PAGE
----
But the Fed is trying something to the end of draining excess reserves, something new. It admitted back in August 2013 in its published minutes that it was attempting to set up something called a "reverse repurchase facility" in order to soak up excess reserves in case this actually started happening and excess reserve started flowing into circulation too fast. A reverse repurchase agreement is the Fed's term for selling bonds (see footnote 30 at link), basically soaking up liquidity and preventing money from entering circulation. It is still unknown if the Fed has such a facility, or if it will even work, or what the economic consequences of a massive bond-selling reserve draining operation would be (see implication #3), but the fact that they are even planning such a facility shows us that the Fed is in totally uncharted territory and doesn't really know how to deal with the current situation.
I would encourage anyone who has not watched this video to take 50 minutes out of his or her day to do so. It is the 2012 Homer Jones Memorial Lecture given at the St. Louis Fed by former PIMCO CEO Mohamed El Erian. For those who want to skip to the relevant section, it is at the 10:28 mark, where El Erian explicitly says that the Federal Reserve is in uncharted territory:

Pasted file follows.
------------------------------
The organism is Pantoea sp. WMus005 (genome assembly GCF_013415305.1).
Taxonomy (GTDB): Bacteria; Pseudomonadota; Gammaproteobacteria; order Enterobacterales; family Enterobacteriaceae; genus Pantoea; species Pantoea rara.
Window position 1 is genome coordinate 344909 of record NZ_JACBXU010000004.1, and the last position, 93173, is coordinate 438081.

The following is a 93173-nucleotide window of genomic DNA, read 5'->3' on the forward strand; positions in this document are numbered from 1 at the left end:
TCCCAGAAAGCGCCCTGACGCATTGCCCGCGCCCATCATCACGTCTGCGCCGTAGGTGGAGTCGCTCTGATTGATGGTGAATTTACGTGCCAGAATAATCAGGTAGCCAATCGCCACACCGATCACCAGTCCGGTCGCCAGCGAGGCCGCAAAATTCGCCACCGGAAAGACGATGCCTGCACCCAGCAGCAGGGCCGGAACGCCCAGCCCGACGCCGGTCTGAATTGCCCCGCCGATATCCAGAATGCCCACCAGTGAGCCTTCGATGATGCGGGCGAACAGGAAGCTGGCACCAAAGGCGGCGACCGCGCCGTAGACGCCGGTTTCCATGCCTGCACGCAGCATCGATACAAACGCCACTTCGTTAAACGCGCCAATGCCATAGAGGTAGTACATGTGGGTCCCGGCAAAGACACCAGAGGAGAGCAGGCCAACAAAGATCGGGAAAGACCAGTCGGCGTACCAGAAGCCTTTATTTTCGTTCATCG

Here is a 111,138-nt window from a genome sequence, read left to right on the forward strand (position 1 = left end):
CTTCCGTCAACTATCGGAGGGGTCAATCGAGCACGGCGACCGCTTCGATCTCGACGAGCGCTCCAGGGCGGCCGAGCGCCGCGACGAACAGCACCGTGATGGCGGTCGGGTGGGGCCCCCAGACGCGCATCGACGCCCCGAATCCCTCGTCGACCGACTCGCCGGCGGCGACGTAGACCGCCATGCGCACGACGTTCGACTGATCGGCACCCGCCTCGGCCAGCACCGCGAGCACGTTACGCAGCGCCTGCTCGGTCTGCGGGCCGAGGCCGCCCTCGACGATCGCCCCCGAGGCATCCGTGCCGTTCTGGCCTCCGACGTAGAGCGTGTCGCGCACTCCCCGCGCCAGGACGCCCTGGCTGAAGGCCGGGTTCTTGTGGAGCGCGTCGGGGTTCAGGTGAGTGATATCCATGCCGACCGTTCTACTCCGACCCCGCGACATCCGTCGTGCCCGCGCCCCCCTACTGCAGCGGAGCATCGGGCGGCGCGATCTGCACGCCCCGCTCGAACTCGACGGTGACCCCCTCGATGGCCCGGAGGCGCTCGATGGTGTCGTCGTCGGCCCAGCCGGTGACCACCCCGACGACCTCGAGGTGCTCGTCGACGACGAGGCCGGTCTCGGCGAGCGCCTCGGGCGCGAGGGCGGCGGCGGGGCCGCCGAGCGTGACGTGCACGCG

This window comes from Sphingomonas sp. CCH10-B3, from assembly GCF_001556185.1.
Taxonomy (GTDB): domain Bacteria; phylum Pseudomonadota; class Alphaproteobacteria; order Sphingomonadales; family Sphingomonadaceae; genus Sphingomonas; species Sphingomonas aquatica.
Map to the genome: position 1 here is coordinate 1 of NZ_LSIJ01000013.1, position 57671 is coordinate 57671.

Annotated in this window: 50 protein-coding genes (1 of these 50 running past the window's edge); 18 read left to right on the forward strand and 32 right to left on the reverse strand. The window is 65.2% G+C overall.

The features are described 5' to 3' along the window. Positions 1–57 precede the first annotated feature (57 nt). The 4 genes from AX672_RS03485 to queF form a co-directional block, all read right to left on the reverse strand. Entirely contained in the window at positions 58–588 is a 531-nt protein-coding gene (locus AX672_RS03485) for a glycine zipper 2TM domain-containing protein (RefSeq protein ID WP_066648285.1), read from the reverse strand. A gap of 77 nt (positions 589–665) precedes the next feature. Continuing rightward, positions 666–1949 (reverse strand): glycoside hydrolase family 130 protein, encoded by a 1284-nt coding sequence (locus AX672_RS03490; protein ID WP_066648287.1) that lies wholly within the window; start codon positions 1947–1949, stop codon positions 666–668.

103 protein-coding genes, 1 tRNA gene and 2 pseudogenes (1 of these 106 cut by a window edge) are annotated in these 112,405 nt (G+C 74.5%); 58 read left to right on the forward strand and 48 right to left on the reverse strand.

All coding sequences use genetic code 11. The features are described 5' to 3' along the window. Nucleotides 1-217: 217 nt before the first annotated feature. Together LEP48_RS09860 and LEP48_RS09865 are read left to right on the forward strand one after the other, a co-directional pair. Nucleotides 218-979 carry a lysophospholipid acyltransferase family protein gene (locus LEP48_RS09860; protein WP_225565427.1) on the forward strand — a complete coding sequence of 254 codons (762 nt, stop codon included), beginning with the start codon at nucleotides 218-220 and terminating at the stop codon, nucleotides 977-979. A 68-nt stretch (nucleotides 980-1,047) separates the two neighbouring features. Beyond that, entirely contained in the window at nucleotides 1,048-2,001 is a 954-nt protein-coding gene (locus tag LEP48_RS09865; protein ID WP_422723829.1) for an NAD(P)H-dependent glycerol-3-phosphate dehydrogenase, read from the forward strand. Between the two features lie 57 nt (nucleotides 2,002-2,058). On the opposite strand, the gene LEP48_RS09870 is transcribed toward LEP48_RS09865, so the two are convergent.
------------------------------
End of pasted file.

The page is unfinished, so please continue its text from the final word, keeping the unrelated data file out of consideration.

"We have not been here before and we have to understand that we have not been here before and we cannot predict with any certainty as to what this will do to the economic system.
Basically, the Fed knows it has a serious excess reserves clog in the pipeline and doesn't yet know how to drain it, if that were even possible. So it is reasonable to assume that as of now, the Fed has zero direct control over the money supply as it once did before there were any excess reserves in the system.
Implication #3: The Bond Market is Going to get Crushed
This leads us to the third implication, and that is that bonds are in big trouble. Almost any way you look at it, interest rates are headed much higher long term. In one scenario, the Fed could actually taper and stop buying treasuries completely, which it will have to do eventually anyway. QE simply cannot go on indefinitely without a serious loss of confidence in the US Dollar (NYSEARCA:UUP), which is already at 52 week lows. A taper would severely impact the bond market. In a second scenario, when excess reserves start coming into the system, and they will eventually, the Fed may try to set up its reverse repurchase facility and start draining the excess by selling bonds, again severely impacting the bond market. Or if it doesn't try to drain the excess reserves, the $2.5T representing over 95% of current reserves will start flooding the economy causing severe price inflation, again severely impacting the bond market.